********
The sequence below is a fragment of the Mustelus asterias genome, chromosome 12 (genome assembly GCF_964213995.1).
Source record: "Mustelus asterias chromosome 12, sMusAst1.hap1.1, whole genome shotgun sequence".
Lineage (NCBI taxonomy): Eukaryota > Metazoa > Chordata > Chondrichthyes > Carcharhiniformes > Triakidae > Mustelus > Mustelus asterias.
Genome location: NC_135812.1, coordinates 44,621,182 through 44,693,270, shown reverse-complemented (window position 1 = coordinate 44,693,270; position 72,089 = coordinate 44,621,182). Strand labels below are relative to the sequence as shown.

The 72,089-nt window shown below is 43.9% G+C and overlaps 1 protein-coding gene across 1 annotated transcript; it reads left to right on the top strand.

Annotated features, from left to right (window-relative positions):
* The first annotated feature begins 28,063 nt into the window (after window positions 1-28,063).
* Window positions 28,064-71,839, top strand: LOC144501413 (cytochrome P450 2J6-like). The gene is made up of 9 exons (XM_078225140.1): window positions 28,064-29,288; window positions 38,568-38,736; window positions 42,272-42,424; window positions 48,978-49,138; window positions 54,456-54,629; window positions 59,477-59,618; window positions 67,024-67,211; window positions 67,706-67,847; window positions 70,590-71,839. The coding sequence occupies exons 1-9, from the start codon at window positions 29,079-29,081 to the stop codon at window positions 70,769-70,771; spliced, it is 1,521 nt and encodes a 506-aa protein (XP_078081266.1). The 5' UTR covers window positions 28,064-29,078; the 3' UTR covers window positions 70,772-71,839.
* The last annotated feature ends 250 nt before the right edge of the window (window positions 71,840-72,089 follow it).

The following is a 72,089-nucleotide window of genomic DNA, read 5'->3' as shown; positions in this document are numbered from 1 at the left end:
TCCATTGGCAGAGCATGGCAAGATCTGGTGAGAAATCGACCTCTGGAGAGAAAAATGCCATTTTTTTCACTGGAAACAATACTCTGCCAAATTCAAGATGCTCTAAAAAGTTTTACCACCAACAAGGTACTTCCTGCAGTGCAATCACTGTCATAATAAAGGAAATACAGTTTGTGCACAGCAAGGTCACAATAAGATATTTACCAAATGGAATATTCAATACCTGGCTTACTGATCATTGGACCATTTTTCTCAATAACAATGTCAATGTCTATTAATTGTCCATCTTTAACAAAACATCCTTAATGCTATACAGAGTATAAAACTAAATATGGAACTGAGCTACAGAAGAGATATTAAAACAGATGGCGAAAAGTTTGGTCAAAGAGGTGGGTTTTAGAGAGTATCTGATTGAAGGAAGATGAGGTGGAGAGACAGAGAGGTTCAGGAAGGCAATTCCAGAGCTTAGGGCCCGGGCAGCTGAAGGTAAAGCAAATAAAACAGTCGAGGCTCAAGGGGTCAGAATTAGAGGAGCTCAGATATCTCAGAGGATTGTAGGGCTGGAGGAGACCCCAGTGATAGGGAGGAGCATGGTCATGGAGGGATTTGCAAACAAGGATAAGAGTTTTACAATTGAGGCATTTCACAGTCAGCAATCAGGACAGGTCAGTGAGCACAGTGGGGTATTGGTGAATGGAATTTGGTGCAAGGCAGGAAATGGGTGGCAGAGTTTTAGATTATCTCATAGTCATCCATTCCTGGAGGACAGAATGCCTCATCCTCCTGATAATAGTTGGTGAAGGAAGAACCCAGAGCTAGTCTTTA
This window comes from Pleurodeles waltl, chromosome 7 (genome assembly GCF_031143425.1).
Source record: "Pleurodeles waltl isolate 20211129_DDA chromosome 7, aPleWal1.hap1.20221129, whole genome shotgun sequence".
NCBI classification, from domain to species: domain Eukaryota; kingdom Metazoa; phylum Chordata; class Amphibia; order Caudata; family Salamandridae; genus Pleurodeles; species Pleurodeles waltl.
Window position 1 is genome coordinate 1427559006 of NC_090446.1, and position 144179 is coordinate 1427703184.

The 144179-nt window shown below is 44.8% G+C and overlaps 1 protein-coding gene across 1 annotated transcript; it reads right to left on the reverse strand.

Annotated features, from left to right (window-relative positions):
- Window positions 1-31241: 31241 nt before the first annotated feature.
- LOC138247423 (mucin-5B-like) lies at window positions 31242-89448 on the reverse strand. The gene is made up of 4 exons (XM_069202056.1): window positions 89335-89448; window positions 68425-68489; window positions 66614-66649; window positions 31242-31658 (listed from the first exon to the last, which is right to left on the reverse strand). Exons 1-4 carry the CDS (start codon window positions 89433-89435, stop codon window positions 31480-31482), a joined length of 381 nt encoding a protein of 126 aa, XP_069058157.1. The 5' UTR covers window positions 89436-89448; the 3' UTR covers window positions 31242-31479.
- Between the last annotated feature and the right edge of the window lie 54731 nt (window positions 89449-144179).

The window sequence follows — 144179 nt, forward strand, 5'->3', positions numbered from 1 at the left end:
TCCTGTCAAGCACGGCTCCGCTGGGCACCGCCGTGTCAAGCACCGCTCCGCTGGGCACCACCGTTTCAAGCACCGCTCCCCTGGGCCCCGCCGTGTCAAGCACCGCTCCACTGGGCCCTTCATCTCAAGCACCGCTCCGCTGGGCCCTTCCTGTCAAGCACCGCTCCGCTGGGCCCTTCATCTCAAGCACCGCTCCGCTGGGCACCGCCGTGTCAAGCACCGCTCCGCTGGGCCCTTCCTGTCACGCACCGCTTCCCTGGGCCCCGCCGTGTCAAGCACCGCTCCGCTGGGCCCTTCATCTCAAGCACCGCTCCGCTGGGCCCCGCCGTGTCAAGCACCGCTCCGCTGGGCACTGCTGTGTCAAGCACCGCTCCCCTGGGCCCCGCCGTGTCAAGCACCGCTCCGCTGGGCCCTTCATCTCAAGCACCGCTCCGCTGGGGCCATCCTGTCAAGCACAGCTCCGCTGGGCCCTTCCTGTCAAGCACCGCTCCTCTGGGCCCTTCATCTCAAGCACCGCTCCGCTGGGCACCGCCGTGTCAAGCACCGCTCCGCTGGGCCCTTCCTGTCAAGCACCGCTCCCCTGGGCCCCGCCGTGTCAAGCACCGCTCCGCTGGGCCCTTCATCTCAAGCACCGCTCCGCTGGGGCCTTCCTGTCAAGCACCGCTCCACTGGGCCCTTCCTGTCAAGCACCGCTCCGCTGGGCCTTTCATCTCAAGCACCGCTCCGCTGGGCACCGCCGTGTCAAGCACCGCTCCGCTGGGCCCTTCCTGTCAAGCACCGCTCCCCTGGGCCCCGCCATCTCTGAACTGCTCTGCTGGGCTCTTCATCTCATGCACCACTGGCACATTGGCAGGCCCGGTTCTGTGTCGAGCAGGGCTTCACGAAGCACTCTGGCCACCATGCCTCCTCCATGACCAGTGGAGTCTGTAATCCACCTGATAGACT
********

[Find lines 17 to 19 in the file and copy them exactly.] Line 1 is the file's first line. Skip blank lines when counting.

Annotated features, from left to right (window-relative positions):
- Window positions 1-31241: 31241 nt before the first annotated feature.
- LOC138247423 (mucin-5B-like) lies at window positions 31242-89448 on the reverse strand. The gene is made up of 4 exons (XM_069202056.1): window positions 89335-89448; window positions 68425-68489; window positions 66614-66649; window positions 31242-31658 (listed from the first exon to the last, which is right to left on the reverse strand). Exons 1-4 carry the CDS (start codon window positions 89433-89435, stop codon window positions 31480-31482), a joined length of 381 nt encoding a protein of 126 aa, XP_069058157.1. The 5' UTR covers window positions 89436-89448; the 3' UTR covers window positions 31242-31479.